Fairfax County came close to losing a nurse, a teacher, a bank teller, several accountants and hundreds of other professional people last year when they were arrested for shoplifting.
If convicted, many would have forfeited their livelihoods.
For the second year, however, the county -- in conjunction with the Law Enforcement Assistance Administration (Leaa) -- has sponsored a program aimed at helping the "first-time impulse shoplifter" -- the person who has not stolen before and, once apprehended, almost certainly won't again.
"Quite simply, this program saved my life," says one insurance salesman who believes a shoplifting conviction would have ruined his marriage as well as his business.
In lieu of a conviction -- which would have meant a criminal record, a stiff fine and perhaps a jail sentence -- this insurance agent and more than 300 other persons were allowed to perform 50 hours of community volunteer work and walk away with a clean slate.
"We are looking for those who appear to steal on an impulse," says Francis O'Neal, director of Fairfax's Offender Aid and Restoration Program. "Statistically, the person who shoplifts once and is caught never does it again -- the recidivism rate is extremely low.
"But for many of these people, a conviction and criminal record would ruin their careers . . . it would wreck their family life. The people feel they can never hold up their heads again."
The offender aid program is designed to allow the first-time shoplifter to quietly repay society for his or her crime -- without fanfare or further humiliation.
While psychologists and law enforcement agents are undecided on the motive behind shoplifting, they agree on several points:
The average shoplifter has enough money at the time of the crime to purchase the item he steals. Most shoplifters insist they have never stolen before and seem shocked when they are treated as thieves.
"I don't know what came over me, I'd never taken anything before in my life," says a participant in the offender aid program who lifted a sweater from a local department store. "Thank goodness I didn't lose my job."
The first step in the program is identifying those on the court dockets who do not appear to be career criminals. Among the things O'Neal looks for are:
An accused shoplifter with no previous criminal record.
A shoplifter caught with just one item (anyone who apparently went into a store with a list can't qualify as an impulse shoplifter).
After qualified candidates have been identified by the offender aid office, the commonwealth attorney is asked to review the facts of the case before permitting the accused shoplifter the option of working through the program.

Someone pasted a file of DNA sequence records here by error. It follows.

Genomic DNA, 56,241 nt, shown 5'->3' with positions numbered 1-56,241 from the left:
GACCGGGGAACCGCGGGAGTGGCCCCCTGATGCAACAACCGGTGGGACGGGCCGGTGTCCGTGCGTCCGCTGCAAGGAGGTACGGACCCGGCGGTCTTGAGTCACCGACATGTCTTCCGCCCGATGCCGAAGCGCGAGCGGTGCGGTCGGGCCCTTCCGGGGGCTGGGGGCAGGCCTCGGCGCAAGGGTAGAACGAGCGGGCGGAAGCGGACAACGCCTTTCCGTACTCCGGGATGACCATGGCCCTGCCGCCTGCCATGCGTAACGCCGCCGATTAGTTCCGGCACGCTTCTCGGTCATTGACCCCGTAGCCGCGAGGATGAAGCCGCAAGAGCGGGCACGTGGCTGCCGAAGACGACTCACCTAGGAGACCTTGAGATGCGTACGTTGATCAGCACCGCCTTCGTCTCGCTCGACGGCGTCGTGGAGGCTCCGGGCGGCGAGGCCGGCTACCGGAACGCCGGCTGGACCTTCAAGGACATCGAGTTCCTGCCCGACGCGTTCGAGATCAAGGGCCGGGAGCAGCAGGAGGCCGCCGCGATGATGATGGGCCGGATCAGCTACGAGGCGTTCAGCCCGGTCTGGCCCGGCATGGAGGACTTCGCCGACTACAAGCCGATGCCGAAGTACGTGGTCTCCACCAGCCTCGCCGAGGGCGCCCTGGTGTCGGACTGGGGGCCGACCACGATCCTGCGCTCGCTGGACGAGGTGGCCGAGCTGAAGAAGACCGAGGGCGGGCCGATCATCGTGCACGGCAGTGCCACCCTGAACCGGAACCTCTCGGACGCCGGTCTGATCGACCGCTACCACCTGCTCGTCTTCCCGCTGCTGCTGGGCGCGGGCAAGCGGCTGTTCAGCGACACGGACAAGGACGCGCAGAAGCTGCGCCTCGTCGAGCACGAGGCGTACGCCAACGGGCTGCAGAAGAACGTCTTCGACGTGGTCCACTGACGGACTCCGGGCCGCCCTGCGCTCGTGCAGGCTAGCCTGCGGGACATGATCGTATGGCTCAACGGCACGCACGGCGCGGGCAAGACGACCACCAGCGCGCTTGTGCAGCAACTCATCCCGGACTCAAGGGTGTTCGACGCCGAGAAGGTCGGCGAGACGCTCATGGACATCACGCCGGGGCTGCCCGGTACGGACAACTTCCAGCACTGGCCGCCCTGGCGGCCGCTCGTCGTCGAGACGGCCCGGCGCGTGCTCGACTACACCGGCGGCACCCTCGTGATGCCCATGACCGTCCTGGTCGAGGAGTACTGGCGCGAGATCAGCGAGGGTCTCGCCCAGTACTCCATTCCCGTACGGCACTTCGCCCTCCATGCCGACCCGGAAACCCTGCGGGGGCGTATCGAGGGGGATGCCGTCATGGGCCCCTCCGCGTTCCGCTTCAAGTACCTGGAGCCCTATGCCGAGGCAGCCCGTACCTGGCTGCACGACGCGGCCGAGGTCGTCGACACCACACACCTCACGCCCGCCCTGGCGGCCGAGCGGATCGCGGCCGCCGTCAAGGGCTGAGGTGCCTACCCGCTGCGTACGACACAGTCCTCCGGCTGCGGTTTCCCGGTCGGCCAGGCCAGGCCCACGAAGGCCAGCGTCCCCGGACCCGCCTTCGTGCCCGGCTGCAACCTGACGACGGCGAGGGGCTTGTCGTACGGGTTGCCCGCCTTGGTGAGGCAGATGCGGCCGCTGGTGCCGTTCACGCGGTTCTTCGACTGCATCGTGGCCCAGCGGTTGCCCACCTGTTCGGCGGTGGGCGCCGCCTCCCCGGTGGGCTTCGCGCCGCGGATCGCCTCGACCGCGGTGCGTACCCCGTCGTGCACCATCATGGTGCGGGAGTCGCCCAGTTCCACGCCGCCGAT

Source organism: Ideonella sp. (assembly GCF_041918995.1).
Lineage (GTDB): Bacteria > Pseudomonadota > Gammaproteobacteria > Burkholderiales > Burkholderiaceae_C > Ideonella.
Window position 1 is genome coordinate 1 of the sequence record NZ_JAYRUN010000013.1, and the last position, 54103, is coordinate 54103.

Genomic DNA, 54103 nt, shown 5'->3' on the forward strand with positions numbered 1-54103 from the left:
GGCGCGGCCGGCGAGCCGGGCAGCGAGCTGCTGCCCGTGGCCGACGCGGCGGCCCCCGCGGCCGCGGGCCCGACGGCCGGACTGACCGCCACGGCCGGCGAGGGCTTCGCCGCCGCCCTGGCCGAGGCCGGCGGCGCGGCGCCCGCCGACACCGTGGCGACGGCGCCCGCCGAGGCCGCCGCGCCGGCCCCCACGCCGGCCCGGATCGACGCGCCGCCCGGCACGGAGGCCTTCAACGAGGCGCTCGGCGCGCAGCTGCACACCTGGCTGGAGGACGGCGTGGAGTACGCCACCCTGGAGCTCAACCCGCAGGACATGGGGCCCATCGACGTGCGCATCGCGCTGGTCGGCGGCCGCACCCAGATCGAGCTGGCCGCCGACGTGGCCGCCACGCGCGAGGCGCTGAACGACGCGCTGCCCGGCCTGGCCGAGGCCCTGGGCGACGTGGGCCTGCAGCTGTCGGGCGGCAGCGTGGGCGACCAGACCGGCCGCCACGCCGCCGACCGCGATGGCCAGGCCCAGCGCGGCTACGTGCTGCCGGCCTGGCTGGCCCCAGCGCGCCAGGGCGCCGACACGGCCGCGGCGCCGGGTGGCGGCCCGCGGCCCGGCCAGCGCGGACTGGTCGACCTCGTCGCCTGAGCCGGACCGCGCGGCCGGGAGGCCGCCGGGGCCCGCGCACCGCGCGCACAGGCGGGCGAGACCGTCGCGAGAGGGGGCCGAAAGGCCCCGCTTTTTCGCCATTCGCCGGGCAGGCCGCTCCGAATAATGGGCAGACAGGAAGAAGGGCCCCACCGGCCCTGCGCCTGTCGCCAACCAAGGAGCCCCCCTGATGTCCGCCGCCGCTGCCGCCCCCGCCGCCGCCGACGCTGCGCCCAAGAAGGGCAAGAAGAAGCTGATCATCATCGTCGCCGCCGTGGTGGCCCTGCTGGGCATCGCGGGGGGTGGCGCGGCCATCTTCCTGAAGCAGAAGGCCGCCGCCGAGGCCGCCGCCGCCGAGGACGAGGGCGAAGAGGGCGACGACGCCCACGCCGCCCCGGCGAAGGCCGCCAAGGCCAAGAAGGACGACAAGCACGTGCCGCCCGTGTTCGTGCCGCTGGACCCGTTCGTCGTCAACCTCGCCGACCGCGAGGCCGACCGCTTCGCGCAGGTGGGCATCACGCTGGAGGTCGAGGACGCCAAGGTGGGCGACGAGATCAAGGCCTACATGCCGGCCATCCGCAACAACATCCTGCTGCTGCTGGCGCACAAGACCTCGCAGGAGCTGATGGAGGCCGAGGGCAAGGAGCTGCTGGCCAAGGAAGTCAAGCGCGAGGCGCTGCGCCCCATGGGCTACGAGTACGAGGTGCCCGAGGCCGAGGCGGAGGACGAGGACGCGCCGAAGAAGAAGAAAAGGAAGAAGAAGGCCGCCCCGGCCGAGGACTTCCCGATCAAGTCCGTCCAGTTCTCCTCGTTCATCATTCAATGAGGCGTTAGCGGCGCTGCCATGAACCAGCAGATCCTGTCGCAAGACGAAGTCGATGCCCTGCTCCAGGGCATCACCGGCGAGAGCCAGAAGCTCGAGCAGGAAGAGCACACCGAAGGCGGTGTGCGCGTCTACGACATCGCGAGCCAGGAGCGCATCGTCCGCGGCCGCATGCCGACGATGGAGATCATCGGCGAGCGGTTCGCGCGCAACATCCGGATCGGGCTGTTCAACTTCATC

Finally, on the day the accused is due in court, he or she is approached by a representative of the offender aid office and given the opportunity to join the program before facing the prospect of being convicted.
O'Neal says most of them are delighted.
"We've spared them a conviction," he says from his office in the basement of the Law Building, which faces the county courthouse. "To many, who have lived in fear of losing their jobs for several months since they were arrested, the offer to do community service is really welcome . . . they've usually totured themselves with the fear of being convicted."
So far this year, 314 people have gone through the offender aid program. They have donated 15,700 hours of service to the community (which, at the minimum wage, equals $48,670 worth of service -- $3,600 more than the government spends on the program).
"There are very few other programs which can boast such cost-effectiveness," says O'Neal with obvious pride.
But that is still a drop in the bucket compared with the $496,176,700 area stores lost to shoplifting last year.
"It's a horrendous problem in this area," says Leonard Kolodny of the Washington Area Board of Trade, which is gearing up for a new rash of shoplifting as the holiday season approaches. "And about 72 percent of the people who steal are in the middle or upper-income brackets."
Kolodny agrees that the typical shoplifter will stop stealing once apprehended, and he is full of praise for the Fairfax program.
O'Neal tries to tailor the volunteer work to the person's talents and interests. The result, he says, is that people begin to enjoy the work they are assigned and often wish to stay on. O'Neal says only the director of the agency -- who is pledged to secrecy -- is aware that the new worker was accused of shoplifting.
Among the agencies most often selected are the County Parks and Recreation Department and library system, American Red Cross, American Cancer Society and Planned Parenthood -- all organizations that welcome volunteer labor.
"I'm really impressed with the program," says Marilyn Colby Rivkin, director of the county's Planned Parent hood center. It's just been fabulous for us . . . in fact, at least two volunteers decided to stay on after their 50 hours was over. One even took some counseling courses to help."